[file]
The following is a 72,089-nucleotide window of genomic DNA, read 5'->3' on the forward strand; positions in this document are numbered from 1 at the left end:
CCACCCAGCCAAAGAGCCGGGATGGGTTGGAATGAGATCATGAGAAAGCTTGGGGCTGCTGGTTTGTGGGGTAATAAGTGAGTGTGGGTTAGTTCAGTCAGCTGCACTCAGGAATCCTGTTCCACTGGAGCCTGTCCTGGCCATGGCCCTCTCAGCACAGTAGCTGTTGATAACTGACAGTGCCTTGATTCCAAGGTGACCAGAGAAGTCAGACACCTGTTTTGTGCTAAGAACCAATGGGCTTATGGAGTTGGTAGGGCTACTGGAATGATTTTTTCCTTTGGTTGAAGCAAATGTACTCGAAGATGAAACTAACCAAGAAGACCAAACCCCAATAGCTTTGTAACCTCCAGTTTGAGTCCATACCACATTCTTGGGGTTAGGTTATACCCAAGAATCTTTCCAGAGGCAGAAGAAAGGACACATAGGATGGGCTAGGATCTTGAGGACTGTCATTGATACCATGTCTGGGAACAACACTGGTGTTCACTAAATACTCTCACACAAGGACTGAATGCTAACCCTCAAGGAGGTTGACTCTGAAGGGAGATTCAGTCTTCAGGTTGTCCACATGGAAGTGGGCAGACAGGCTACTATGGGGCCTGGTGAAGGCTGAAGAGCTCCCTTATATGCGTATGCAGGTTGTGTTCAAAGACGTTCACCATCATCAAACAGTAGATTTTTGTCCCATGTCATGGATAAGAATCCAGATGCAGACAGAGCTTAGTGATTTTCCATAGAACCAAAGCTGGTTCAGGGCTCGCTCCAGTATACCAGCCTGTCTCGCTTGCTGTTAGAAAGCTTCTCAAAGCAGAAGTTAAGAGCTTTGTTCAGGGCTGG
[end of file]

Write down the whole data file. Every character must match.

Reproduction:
The following is a 72,089-nucleotide window of genomic DNA, read 5'->3' on the forward strand; positions in this document are numbered from 1 at the left end:
CCACCCAGCCAAAGAGCCGGGATGGGTTGGAATGAGATCATGAGAAAGCTTGGGGCTGCTGGTTTGTGGGGTAATAAGTGAGTGTGGGTTAGTTCAGTCAGCTGCACTCAGGAATCCTGTTCCACTGGAGCCTGTCCTGGCCATGGCCCTCTCAGCACAGTAGCTGTTGATAACTGACAGTGCCTTGATTCCAAGGTGACCAGAGAAGTCAGACACCTGTTTTGTGCTAAGAACCAATGGGCTTATGGAGTTGGTAGGGCTACTGGAATGATTTTTTCCTTTGGTTGAAGCAAATGTACTCGAAGATGAAACTAACCAAGAAGACCAAACCCCAATAGCTTTGTAACCTCCAGTTTGAGTCCATACCACATTCTTGGGGTTAGGTTATACCCAAGAATCTTTCCAGAGGCAGAAGAAAGGACACATAGGATGGGCTAGGATCTTGAGGACTGTCATTGATACCATGTCTGGGAACAACACTGGTGTTCACTAAATACTCTCACACAAGGACTGAATGCTAACCCTCAAGGAGGTTGACTCTGAAGGGAGATTCAGTCTTCAGGTTGTCCACATGGAAGTGGGCAGACAGGCTACTATGGGGCCTGGTGAAGGCTGAAGAGCTCCCTTATATGCGTATGCAGGTTGTGTTCAAAGACGTTCACCATCATCAAACAGTAGATTTTTGTCCCATGTCATGGATAAGAATCCAGATGCAGACAGAGCTTAGTGATTTTCCATAGAACCAAAGCTGGTTCAGGGCTCGCTCCAGTATACCAGCCTGTCTCGCTTGCTGTTAGAAAGCTTCTCAAAGCAGAAGTTAAGAGCTTTGTTCAGGGCTGG